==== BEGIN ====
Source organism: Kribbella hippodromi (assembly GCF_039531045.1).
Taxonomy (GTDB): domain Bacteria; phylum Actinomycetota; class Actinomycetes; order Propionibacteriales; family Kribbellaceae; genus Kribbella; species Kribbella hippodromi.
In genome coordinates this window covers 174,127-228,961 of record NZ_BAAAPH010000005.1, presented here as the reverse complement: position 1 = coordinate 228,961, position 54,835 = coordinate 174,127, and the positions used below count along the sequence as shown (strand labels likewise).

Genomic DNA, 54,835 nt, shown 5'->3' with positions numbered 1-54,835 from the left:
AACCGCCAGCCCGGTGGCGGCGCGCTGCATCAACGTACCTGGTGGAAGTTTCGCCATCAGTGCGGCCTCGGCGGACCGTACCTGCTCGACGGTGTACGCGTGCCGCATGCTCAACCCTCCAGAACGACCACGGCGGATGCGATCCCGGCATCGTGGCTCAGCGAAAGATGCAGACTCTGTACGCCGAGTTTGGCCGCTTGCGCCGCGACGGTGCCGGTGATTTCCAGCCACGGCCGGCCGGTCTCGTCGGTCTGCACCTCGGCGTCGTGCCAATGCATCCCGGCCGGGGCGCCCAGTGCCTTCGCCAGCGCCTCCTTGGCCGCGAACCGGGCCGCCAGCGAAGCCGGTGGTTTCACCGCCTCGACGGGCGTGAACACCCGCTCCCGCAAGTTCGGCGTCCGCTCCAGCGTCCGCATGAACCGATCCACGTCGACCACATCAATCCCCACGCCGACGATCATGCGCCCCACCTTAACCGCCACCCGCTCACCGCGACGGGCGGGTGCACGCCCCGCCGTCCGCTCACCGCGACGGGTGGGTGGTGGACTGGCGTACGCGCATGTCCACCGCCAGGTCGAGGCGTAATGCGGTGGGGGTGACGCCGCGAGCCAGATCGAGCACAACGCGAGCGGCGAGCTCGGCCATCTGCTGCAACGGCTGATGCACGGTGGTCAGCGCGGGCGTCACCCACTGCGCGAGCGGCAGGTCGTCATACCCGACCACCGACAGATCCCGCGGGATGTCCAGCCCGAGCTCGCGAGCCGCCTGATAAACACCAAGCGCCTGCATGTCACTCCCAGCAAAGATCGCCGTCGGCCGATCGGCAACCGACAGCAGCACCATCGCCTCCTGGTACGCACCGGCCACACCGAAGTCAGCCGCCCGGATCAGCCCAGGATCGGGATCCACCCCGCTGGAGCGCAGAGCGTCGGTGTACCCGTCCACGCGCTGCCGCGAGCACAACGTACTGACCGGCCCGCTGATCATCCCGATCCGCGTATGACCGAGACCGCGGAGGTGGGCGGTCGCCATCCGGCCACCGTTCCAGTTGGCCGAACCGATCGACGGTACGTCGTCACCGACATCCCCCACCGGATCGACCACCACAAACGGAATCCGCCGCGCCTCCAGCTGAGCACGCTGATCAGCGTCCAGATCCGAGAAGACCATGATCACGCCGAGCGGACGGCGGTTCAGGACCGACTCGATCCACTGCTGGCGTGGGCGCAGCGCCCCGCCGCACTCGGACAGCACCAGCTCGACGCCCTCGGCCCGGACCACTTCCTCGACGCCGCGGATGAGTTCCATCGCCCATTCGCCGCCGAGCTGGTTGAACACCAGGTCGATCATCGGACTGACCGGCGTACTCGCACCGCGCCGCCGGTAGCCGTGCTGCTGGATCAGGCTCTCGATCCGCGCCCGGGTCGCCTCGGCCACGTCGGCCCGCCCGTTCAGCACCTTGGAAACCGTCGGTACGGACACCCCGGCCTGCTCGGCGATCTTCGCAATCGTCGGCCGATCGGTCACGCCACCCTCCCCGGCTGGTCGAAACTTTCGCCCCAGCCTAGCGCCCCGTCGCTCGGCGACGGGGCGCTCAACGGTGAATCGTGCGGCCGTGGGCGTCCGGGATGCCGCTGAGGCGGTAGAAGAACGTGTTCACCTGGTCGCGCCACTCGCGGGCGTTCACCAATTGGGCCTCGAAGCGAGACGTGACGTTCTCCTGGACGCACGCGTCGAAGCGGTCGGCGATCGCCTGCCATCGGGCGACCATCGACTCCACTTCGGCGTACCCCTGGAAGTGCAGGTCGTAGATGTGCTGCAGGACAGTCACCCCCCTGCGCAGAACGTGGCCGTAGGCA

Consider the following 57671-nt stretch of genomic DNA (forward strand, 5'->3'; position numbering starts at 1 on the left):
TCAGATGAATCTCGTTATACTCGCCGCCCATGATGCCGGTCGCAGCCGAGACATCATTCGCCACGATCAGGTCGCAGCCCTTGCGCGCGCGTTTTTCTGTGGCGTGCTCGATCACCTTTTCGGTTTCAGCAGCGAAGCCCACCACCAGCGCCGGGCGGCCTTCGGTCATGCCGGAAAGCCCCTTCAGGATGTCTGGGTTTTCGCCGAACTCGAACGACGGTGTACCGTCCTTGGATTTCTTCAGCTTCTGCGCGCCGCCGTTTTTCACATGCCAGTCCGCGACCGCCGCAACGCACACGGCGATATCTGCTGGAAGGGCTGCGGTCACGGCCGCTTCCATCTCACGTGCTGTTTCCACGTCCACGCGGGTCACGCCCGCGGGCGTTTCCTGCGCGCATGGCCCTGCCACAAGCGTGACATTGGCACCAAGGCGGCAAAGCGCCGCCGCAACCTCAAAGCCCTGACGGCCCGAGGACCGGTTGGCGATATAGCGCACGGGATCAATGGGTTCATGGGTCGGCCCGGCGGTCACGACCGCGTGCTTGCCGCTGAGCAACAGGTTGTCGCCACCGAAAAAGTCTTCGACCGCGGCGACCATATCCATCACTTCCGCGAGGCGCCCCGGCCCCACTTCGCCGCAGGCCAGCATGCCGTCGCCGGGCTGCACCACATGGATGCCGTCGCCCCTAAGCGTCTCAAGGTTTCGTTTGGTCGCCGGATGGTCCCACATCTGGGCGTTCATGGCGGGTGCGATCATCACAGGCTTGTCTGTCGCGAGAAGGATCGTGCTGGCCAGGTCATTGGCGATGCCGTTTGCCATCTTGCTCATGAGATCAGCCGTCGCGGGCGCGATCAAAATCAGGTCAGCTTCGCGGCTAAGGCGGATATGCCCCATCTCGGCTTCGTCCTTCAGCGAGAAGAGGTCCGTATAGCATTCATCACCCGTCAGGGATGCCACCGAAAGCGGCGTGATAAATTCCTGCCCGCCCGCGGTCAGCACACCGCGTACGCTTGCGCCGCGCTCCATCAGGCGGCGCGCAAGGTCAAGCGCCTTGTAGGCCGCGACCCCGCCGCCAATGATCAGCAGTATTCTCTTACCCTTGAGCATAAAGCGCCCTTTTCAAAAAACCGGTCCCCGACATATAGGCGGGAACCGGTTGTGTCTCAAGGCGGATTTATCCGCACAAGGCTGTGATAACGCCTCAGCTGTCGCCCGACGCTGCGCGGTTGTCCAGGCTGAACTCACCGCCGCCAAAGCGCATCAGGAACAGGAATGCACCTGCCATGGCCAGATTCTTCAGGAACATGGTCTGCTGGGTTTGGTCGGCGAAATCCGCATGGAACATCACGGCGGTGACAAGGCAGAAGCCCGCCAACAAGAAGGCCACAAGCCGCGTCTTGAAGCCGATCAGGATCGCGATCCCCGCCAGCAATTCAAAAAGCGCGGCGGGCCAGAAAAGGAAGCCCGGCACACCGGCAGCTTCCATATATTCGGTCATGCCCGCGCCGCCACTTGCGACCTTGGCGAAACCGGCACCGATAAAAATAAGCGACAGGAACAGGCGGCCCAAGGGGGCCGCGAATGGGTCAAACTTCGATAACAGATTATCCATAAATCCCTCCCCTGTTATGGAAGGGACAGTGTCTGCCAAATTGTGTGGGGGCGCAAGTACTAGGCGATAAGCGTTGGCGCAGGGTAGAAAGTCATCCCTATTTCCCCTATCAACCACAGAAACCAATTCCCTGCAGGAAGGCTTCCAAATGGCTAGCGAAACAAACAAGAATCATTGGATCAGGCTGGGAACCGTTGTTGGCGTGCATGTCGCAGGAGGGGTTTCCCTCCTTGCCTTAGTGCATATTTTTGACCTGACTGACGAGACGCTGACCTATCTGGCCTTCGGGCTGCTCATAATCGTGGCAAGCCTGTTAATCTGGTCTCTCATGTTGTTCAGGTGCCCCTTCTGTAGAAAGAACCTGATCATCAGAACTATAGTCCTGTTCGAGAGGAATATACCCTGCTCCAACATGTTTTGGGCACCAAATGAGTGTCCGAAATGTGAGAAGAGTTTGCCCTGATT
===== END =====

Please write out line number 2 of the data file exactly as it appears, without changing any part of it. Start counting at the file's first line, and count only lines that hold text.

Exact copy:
Taxonomy (GTDB): domain Bacteria; phylum Actinomycetota; class Actinomycetes; order Propionibacteriales; family Kribbellaceae; genus Kribbella; species Kribbella hippodromi.